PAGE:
Since her eponymous debut record in 2013 as TORRES, it was obvious that Mackenzie Scott was a songwriting force to be reckoned with. Over her next two albums, she explored sounds, and tried to find footing. Sprinter hit hard with its spine-tingling intensity and tested some waters with electronics. Three Futures doubled down on the latter, and the evolution of TORRES was evident. Today, Scott releases her fourth album, Silver Tongue.
A lot has happened between Three Futures and Silver Tongue; most notably, she was dropped from her major record label contract because “she didn’t sell enough records”. The experience was an eye-opener as profit was more important than art. Luckily, she found a perfect home for Silver Tongue at Merge Records.
On Silver Tongue, Scott creates an album that feels honest and true to herself. She ditched the idea of working with a producer, creating an album with a vision wholly her own. Immediately from the opening track, “Good Scare”, which was also the album’s first release, TORRES’ direction is clear. An underlying layer of driving drums, atmospheric electronics, and desire-fueled lyrics fill the air, creating a sense of intimacy and mystery. The theme of chasing love continues on “Last Forest”, on which Scott sings:
“I’ve run to you.
It’s come to me,
Been chasing you for centuries.”
Throughout the album, TORRES paints vivid pictures of being in love. On “Records of Your Tenderness”, she is incredibly descriptive. Her voice is isolated to start, creating a sense of calm. Strings join in shortly thereafter, but they give way to an immense electrical sound. It’s a perfect example of Scott’s vision – huge sound, vivid and provocative lyrics. These three elements collide on the awesome, “Good Grief”. With an intoxicating drum beat, Scott sings “There’s no such thing as good grief”, which is a warning about the romanticizing of grief.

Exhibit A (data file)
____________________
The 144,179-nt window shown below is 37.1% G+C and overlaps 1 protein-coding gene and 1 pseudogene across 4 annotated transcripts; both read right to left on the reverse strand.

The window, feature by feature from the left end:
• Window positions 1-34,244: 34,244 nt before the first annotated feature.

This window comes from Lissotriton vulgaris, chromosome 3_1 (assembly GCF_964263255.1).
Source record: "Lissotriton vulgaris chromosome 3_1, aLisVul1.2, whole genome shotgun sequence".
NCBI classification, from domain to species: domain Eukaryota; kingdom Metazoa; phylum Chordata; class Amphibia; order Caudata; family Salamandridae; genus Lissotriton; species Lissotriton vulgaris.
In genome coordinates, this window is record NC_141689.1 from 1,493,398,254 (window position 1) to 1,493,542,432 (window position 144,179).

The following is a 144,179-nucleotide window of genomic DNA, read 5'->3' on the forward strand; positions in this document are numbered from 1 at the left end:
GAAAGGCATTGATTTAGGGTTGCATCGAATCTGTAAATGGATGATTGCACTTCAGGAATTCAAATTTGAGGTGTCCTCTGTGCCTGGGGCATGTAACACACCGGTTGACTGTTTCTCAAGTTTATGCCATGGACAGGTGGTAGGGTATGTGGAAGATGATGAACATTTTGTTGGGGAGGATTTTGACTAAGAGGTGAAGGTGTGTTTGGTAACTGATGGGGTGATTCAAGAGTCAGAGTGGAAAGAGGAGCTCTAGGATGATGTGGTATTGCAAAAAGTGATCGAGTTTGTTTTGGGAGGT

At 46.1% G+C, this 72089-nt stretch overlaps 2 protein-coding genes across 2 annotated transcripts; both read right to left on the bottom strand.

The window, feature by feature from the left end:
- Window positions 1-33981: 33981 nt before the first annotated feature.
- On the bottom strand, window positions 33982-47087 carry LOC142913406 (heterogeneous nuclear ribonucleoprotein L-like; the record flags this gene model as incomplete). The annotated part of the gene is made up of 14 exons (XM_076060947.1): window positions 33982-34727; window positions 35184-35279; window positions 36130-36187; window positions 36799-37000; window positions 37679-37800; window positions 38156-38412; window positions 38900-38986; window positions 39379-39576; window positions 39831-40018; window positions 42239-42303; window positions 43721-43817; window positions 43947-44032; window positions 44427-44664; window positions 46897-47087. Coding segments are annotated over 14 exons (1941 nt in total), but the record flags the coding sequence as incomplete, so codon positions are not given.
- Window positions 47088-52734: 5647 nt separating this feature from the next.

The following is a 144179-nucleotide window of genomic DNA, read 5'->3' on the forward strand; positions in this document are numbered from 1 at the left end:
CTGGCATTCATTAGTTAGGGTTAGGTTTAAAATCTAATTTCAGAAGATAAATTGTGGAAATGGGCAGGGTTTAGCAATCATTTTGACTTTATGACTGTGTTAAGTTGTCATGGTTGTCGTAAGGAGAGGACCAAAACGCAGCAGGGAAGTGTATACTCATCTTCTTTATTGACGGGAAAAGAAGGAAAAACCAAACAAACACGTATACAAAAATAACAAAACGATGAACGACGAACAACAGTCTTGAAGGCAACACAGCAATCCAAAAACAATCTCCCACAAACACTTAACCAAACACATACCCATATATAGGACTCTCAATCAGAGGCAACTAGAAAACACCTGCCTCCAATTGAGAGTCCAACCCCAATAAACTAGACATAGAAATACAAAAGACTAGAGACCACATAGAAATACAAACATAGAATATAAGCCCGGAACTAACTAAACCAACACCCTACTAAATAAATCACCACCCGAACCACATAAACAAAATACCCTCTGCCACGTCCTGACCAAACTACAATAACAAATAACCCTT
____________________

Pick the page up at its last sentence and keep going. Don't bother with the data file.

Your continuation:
As Silver Tongue comes to a close, its penultimate track, the sincere love song “Gracious Day”, stuns listeners with one of Scott’s most moving vocal performances, which floats over a bit of guitar and electronics. That sets us up quite nicely for the title track, “Silver Tongue”. Scott’s voice has a hypnotic quality here, supplemented by a raw drum beat. TORRES recognizes how powerful her art is, and how people have reacted to it.
“My teachers warned me,
Watch what you sing.
Whoever’s listening will believe
When you serve it up on that silver tongue.”
Silver Tongue is out today on Merge Records. It’s an album that’s truly an artist shining through some rough, frustrating, and often defeating moments. It’s Scott’s defiant statement that she will not be held down by grief, love, or losing motivation. She’s realized the power of her words and her art, and she has crafted a persona that is both larger than life and also completely relatable. These are all songs that describe emotion behind so many moments we all experience, and Scott continues to help navigate through it.
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